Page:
This was the predominant attitude of evangelical Christians in the 1950s and 1960s. Conversely, today Mars Hill Forum is one of a growing number of evangelical homeschooling co-ops that want to raise up a generation of Christians who know the Bible and who live virtuous lives, and who are also firmly grounded in the pagan classics of ancient Greece and Rome, as well as the Roman Catholic classics of the Middle Ages. I’ve spoken to a number of such groups across the country and have found in each the same contagious atmosphere of learning and desire to be salt and light in the wider culture.
So what caused conservative evangelicals to reverse themselves on the classics?
It started seven decades ago when, in 1947, Dorothy Sayers presented an essay at Oxford titled “The Lost Tools of Learning.” Sayers, a friend of C.S. Lewis and translator of Dante’s Divine Comedy, was a lover of all things classical and medieval. In her essay, she offered her own psychological-pedagogical spin on an older method of education that was grounded in Latin, the classics, and the formation of reason and discernment. That method, the trivium, offered what Sayers labeled a “coherent scheme of mental training,” one suitable to arm citizens against the “massed propaganda” of the modern world.
Latin for “three paths,” the steps of the trivium—grammar, dialectic (or logic), and rhetoric—were used primarily as a method of language acquisition. Sayers’ savvy move was to link those three ancient steps to the three modern stages of child development. Thus, in the grammar stage (roughly kindergarten through 5th grade), students memorize the building blocks of various disciplines; in logic (6th through 8th grade), they learn how to construct those building blocks into organized, fallacy-free arguments; in rhetoric (9th through 12th grade), they gain the crowning ability to articulate, defend, and persuade others of their worldview.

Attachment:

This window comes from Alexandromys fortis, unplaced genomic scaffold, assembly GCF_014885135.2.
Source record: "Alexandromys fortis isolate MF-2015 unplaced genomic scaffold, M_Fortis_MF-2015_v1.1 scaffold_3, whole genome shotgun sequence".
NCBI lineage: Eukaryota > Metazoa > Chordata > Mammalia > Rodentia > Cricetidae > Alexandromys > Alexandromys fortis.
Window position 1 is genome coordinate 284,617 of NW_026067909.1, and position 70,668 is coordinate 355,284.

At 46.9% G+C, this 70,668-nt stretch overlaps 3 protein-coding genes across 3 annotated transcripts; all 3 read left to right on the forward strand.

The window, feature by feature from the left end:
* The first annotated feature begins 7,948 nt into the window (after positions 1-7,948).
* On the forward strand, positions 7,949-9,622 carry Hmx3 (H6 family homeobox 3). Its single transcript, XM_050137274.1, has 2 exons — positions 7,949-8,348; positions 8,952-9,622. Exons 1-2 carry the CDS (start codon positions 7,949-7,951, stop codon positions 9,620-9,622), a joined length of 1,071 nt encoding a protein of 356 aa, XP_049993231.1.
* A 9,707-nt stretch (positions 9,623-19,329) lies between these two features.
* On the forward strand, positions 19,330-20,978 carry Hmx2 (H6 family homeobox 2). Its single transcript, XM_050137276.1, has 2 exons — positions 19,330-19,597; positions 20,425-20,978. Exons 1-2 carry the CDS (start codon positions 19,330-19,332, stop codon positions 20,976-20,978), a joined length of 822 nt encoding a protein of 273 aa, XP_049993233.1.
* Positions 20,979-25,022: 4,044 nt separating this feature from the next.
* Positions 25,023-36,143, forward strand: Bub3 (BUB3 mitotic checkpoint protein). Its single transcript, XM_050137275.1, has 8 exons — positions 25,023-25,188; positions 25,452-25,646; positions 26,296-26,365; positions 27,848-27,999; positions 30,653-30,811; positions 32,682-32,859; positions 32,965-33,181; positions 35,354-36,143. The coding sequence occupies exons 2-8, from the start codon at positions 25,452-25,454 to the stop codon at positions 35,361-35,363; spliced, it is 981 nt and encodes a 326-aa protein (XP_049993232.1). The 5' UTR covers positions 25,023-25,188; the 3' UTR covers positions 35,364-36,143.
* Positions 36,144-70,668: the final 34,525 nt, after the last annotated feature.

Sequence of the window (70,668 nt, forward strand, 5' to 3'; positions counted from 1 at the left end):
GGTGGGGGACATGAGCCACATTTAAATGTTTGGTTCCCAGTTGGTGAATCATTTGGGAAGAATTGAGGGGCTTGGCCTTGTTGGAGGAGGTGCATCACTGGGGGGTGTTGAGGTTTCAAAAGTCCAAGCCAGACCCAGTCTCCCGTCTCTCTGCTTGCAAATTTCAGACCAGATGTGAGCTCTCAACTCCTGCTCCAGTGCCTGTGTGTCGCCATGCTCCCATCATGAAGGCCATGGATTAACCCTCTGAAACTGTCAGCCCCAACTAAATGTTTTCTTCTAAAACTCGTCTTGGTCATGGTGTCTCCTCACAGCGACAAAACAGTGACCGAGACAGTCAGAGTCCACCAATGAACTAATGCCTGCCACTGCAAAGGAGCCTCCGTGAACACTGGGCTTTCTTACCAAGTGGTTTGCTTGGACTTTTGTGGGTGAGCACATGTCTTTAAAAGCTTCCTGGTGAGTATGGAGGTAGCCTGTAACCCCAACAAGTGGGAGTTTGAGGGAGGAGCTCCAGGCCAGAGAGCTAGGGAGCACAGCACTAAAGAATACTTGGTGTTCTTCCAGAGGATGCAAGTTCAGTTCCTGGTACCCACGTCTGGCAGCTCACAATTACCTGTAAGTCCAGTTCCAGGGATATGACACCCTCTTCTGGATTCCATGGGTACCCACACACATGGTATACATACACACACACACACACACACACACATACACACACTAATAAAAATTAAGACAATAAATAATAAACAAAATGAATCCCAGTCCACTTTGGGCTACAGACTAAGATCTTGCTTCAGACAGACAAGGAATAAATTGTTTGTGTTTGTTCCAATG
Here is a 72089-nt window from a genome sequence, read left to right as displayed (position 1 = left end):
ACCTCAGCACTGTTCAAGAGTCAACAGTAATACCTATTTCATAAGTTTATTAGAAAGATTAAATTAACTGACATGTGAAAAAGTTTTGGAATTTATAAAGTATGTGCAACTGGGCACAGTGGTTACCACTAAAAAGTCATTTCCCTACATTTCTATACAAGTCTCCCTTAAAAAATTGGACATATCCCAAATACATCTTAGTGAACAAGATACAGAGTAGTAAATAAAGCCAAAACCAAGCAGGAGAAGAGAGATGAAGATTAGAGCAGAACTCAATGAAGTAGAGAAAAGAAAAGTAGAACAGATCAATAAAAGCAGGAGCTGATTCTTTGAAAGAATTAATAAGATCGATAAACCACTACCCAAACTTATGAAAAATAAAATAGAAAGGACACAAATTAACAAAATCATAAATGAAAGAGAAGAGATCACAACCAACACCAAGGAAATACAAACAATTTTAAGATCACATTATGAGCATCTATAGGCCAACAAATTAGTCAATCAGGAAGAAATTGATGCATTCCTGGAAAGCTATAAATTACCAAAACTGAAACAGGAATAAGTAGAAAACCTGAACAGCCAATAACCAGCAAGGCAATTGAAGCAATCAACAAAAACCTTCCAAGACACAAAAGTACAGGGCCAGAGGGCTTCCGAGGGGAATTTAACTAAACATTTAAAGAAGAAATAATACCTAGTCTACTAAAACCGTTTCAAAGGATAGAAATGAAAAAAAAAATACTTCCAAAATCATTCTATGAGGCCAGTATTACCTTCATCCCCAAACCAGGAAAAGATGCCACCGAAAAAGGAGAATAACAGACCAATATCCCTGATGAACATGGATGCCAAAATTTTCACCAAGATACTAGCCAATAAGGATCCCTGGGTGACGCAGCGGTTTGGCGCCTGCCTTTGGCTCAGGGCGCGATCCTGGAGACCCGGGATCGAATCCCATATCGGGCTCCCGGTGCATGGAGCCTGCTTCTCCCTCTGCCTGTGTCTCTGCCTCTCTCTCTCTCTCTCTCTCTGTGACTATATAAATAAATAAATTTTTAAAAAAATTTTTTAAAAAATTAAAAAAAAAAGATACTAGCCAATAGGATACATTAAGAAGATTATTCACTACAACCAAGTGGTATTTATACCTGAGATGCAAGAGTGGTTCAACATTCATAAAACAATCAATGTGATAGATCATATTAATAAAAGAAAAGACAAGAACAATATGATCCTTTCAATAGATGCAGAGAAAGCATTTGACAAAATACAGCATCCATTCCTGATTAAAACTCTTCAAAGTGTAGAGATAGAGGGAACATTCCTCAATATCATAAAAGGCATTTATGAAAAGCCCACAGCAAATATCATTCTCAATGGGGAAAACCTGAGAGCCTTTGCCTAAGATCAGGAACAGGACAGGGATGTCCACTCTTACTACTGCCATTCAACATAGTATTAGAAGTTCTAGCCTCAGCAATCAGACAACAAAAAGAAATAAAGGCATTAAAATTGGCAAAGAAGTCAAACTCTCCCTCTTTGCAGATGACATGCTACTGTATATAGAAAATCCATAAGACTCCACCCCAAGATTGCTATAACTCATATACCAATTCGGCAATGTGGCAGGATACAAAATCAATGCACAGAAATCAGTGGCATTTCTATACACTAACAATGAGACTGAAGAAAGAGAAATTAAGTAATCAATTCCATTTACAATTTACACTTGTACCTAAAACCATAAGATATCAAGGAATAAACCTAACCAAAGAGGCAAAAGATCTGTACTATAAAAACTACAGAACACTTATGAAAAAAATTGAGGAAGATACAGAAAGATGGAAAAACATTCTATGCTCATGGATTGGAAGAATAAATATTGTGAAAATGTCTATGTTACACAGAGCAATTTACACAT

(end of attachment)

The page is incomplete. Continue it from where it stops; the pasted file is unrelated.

Fast-forward three decades to a pastor, author, and speaker who was concerned about the state of public education in America. Happening upon Sayers’ forgotten essay, Douglas Wilson put her suggestions into action and founded the Logos School in Moscow, Idaho, in 1981.
Dorothy Sayers thought it highly improbable that her proposals would find a following. But she wasn’t aware of the impact her friend C.S. Lewis would have on American evangelicals.
The Lewis Effect
In response to the legalization of abortion in 1973 and the troubled presidency of Jimmy Carter, many of whose policies alienated the Southern conservative Christians who helped put him into office, evangelicals slowly moved out of their bubble to engage social and political issues. Others took up the challenge of “infiltrating” secular universities with the gospel. To guard their faith during their sojourn in Babylon, they joined groups like InterVarsity and Campus Crusade and steeped themselves in the apologetics of Francis Schaeffer, Josh McDowell, John Stott, and C.S. Lewis.
Increasing numbers of evangelicals found that they could not stop with Lewis’s Mere Christianity. They followed him as he took them to places they had previously avoided: to fantasy lands populated by wizards and talking animals, to a Catholic Middle Ages that was anything but dark and superstitious, and to the pre-Christian works and virtues of ancient Greece and Rome. Scattered pockets of evangelicalism criticized Lewis for his propensity for cigarettes and alcohol, his embrace of magic, and his avoiding biblical inerrancy and penal substitution, but most allowed Lewis to nudge them in wider directions.
Lewis helped unlock in the evangelical soul a longing for things of which they had been taught to be suspicious: tradition, hierarchy, liturgy, sacrament, numinous awe, and literature that was not specifically Christian. In both the medieval Catholic and classical pre-Christian world, evangelicals began to find works that stimulated them to ask the big questions. (Who am I? Why am I here? What is my purpose?) They realized that by wrestling with the classics, they could gain a more holistic vision of how God has worked in history and thus become more effective ambassadors for Christ in a modern and postmodern world.